On the other side of the building, it was just me and a photographer. I asked him if I was in the right place and this is when I learned my second fact about royal watching: ask the photographers. They know where they need to be. I waited around for a while and got pretty excited about being the only person there, thinking it would vastly increase my chances of actually pressing the flesh of the royal couple (the flesh of their hands), while at the same time feeling bad for them that they didn't have screaming throngs of excited subjects greeting them. At approximately 12:30 PM, about 15 minutes before the itinerary said they’d arrive, a crowd of security walked very purposely around the corner, followed quickly by a running back of photographers. Clearly, arrival was imminent.
This was confirmed a few minutes later, when I was told to go to the other side of the small cobblestone street to create a clear path. Security became more visible
And then, clapping started and before I knew it, Camilla was right in front of me and we shook hands! It all happened very quickly. As she moved on, I spotted Prince Charles in conversation (that elbow in green belongs to Camilla - her staff need to get a better grip on weather in Toronto at the end of May. She must've been sweltering)
Managed to snap a candid shot of Charles laughing
and a second or two after that, I was shaking his hand, too! Let me add a few more of these !!!!! Yes, I know that's dorky, but c’mon! I shook the hand of not one, but two members of the royal family! This means I am one degree separated from the Queen! I was impressed with how present he was. He had made a joke with the people to my left about all of them having cameras and after he shook my hand, he pointed out mine and made a comment about that, as well. We were in the same little bubble for perhaps 3 seconds in the midst of several hundred people and he somehow made me feel completely seen. That's talent. Also, both of them were very gentle when they shook my hand. I like that they had enough presence of mind to be careful.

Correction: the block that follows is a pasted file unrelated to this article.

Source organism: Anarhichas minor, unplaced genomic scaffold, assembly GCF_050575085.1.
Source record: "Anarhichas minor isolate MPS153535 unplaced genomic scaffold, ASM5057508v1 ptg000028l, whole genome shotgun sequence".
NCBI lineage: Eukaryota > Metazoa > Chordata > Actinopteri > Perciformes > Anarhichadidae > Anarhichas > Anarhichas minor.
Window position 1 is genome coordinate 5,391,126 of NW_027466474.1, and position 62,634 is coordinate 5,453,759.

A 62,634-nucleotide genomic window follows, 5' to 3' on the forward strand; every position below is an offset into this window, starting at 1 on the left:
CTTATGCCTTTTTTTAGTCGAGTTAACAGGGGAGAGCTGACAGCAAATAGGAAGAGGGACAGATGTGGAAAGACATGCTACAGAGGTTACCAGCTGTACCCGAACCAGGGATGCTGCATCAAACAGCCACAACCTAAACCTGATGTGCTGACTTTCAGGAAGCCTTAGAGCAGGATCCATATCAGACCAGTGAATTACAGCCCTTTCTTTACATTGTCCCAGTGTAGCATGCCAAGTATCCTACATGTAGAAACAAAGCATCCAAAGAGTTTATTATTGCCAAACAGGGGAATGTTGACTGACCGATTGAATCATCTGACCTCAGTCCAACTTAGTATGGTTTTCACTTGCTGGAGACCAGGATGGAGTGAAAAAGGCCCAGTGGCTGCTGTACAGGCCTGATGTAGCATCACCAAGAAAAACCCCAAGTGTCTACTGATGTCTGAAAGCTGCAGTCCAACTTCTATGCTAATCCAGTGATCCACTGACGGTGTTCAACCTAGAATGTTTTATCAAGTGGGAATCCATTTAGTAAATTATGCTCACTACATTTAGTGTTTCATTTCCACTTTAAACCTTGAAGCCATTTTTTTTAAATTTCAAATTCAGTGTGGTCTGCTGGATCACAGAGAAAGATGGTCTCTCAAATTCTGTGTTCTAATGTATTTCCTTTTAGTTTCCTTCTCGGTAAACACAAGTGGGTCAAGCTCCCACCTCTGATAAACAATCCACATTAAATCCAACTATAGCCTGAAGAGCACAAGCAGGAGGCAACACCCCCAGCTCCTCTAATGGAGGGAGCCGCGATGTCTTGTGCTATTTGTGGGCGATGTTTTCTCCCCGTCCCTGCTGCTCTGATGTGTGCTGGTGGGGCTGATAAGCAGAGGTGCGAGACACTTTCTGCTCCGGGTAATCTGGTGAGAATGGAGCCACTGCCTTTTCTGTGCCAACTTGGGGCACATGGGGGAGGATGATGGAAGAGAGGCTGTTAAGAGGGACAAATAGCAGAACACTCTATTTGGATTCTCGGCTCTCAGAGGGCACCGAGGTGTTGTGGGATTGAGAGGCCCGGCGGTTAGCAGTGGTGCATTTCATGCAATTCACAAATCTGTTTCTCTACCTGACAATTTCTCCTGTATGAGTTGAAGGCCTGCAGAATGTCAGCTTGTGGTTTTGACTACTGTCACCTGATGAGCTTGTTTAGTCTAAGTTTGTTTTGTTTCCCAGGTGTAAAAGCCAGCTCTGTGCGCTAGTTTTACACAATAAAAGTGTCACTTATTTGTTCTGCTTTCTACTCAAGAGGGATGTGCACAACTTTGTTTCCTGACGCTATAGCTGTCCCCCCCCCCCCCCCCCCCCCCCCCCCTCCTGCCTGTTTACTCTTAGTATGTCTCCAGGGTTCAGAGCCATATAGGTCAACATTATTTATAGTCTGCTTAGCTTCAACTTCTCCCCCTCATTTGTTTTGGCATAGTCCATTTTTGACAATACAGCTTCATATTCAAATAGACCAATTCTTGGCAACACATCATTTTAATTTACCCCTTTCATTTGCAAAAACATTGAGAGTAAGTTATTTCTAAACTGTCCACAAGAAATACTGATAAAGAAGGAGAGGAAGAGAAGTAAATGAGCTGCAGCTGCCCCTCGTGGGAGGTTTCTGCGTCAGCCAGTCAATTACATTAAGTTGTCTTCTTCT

After they had moved into the gallery for the reception, the crowd stood around, chatting and waiting for them to come back out. This is when I discovered that Charles and Camilla were not the only crowned heads present. Miss Universe Canada was also there. My primary impression of her was awed admiration that she could navigate cobblestones in these shoes
and that she really needed a sandwich. Way too thin. Lots of people wanted their picture taken with her and I took pictures of that happening. This gave her the impression that I wanted my picture taken with her and one of the roaming photographers helpfully offered to take one with my camera
My somewhat strained smile is due to having not just my camera pointed in my face (very uncomfortable, it's why I'm usually the one taking the photos), but also several others. Because apparently Miss Universe Canada - who seemed like a very nice young woman - crouching down next to the poor crippled girl is the kind of shot photographers want. I suspect I'm on a couple websites and might also have made a newscast. People, people… Must we be so predictable?
After this little moment of being in the spotlight, I looked around and realized all the photographer had left. Which told me that the Prince and his lady were not coming back out on the side, but probably leaving on the parking lot side on their way to another engagement. So I hoofed it back there. My spot was nearly as good, but I did get a shot of Camilla’s face (instead of just her elbow). The building is in pristine focus, she's not. But at least she's recognizable.
And then I drooled at the car. I want a car like that.